Kimberley Willis Holt is the author of My Louisiana Sky and
the winner of the 1999 National Book Award for When Zachary
Beaver Came to Town. She lives in Amarillo, Texas.
Leonard Jenkins lives in New York City.
Gr 4-6-In this touching short novel set in a 1940s logging community, Jolene Jasmine Johnson is perfectly content with her close little family made up of just herself, Momma, and Grandpa. Then along comes Mister Leroy Redfield, a logger who spoils everything by distracting her mother and wheedling his way into the family with his charm. Although she has no memory of her father, the girl clings to the idea of him, providing her with one more reason to resent the newcomer's intrusion. Despite her efforts to make Mister disappear, Jolene's misdeeds only seem to strengthen his resolve to win her approval and become a permanent fixture in her life. Separate seating areas in the movie theater and her mother's part-time work sewing for white women make it clear that the story takes place in a racially segregated town, but these references are not fully explained. The focus of the story is Jolene's emotional growth and her eventual acceptance of this man whose love and patience allow her to expand her notion of family. Too bad this slim title may fall prey to that ever-important criteria of a requisite number of pages so valued by some teachers.-Lynda Short, Paul Laurence Dunbar High School, Lexington, KY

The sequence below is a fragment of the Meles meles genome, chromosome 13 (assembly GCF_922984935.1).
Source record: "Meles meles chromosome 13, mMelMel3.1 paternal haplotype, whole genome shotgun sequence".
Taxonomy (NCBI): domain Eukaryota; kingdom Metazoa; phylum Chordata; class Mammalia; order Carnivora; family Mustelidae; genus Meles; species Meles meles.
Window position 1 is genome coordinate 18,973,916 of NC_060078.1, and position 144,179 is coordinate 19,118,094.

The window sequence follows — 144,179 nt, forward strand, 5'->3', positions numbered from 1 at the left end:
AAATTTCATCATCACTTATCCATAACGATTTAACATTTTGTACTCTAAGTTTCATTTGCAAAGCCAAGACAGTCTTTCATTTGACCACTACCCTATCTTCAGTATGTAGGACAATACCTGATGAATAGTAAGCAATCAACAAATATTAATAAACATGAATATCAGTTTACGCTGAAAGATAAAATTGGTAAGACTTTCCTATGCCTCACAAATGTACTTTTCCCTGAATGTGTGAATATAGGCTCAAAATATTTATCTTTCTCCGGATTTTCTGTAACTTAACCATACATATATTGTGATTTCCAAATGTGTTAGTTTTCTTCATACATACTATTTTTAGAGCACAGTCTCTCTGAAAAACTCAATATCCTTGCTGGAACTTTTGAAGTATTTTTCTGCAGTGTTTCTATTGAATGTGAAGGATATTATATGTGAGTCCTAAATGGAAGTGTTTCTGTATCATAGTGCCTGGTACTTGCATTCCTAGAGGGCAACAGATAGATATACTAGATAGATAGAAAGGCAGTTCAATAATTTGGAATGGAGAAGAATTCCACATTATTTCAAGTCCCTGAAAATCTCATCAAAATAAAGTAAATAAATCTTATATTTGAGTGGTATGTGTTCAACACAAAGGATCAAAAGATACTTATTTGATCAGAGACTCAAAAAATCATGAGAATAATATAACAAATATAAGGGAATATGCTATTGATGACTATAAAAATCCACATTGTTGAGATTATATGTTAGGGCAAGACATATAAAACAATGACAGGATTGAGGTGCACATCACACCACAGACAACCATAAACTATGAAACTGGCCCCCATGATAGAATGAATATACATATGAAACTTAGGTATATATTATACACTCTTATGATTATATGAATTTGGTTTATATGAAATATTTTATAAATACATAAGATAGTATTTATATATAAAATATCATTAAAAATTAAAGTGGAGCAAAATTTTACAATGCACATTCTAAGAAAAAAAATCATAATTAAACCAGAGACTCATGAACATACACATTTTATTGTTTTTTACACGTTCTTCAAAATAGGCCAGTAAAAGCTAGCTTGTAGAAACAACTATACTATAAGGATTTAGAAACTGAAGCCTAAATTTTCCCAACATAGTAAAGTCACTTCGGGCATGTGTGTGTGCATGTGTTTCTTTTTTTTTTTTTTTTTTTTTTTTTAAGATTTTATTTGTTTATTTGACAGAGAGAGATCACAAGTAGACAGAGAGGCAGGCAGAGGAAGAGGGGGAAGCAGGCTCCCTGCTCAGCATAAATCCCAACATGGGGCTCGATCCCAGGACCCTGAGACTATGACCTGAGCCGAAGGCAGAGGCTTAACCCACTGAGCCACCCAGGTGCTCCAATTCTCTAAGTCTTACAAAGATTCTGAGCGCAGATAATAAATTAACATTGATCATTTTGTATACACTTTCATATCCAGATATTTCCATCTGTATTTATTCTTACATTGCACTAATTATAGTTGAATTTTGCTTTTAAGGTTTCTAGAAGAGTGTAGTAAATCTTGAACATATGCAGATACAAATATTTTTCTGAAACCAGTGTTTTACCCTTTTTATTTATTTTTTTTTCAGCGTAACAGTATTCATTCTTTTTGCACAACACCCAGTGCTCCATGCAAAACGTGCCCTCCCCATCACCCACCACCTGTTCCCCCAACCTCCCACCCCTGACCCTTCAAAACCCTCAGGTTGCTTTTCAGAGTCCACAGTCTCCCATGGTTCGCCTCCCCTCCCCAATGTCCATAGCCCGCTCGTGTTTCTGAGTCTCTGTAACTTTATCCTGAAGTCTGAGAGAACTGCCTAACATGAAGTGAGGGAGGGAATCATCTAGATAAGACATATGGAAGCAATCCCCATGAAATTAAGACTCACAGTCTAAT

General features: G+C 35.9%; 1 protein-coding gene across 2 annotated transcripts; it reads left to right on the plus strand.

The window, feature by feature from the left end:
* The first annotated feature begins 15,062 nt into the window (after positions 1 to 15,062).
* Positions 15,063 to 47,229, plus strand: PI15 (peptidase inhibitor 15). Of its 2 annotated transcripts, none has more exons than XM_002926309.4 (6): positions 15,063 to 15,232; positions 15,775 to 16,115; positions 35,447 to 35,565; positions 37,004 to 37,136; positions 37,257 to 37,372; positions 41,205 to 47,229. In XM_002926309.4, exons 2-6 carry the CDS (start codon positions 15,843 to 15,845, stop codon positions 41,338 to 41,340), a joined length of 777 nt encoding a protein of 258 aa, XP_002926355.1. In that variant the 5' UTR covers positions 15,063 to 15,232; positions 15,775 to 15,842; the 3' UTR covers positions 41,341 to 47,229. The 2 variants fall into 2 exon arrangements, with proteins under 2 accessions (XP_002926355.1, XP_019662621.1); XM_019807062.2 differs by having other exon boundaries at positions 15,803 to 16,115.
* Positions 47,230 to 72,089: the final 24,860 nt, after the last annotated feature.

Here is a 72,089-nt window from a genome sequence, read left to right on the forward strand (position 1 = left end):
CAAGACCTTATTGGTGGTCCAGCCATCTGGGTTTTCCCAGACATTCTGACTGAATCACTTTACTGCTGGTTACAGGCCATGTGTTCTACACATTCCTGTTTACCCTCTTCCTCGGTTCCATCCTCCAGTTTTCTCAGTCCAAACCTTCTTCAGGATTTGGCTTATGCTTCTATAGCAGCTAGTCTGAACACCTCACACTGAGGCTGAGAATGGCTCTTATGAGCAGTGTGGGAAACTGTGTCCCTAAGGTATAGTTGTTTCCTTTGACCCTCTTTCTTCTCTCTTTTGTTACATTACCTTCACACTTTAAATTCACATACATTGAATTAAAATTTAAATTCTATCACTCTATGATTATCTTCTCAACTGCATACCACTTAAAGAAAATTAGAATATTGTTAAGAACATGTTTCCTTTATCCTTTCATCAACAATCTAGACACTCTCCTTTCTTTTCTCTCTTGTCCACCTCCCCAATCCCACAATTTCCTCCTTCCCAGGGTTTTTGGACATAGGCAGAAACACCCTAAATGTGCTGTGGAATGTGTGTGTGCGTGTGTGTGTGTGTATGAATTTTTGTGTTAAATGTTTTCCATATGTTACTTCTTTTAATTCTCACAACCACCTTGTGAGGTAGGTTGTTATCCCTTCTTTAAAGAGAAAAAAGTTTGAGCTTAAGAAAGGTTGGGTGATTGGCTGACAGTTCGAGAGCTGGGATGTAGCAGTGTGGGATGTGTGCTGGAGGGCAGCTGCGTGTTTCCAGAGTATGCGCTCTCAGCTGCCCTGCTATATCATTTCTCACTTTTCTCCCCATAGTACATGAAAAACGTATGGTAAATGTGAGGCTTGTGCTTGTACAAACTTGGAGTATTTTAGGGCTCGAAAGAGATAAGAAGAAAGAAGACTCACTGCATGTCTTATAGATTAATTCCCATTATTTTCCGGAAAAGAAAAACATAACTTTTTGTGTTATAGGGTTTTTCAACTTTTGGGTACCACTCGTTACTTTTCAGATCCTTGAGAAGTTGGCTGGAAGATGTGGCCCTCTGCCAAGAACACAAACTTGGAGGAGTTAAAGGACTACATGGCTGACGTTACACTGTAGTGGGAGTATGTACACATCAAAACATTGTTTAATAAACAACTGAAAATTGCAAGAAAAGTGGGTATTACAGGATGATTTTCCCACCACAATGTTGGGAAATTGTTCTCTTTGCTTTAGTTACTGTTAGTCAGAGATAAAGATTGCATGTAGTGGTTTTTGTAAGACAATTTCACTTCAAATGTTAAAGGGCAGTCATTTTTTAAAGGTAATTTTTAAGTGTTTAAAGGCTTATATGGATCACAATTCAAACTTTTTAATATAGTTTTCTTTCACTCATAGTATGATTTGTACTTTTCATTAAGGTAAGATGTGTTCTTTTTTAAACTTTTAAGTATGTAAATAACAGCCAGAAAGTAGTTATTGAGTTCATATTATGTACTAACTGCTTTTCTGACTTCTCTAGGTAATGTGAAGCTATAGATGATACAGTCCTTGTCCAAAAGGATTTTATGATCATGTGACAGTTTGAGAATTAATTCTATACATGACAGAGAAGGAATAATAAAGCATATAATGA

Holt (My Louisiana Sky) returns to Louisiana for this touching slice of life in a 1940 mill town. Young Jolene Jasmine Johnson can't change certain things about her world, like having to sit in the rear balcony at the movie theater, and acting polite to "Miz" Logan, the mill owner's wife for whom Jolene's mother sews dresses. But the outspoken heroine believes that she can keep things happy at home. That is, until logger Leroy Redfield, a man "dark as a starless night, tall and thick as a long-leaf pine tree," comes courting her widowed mother. Holt handily employs Jolene's first-person narration to focus more on the music of Louis Armstrong, community dances and family life than on societal clashes; the warmth and love in the Johnson household envelops the novel. The author balances Jolene's blatant displays of resentment toward her mother's beau (at one point, she cuts up the expensive fabric he has bought for Jolene's mother) with patience and tolerance from Leroy ("plain Mister" as Jolene calls him), and he eventually secures his future stepdaughter's trust. Jolene's acceptance of her mother's upcoming marriage comes gradually and convincingly, and her willingness to face the uncertainties of her future may well give courage to readers confronting sea changes of their own. Illustrations not seen by PW. Ages 7-11. (Sept.)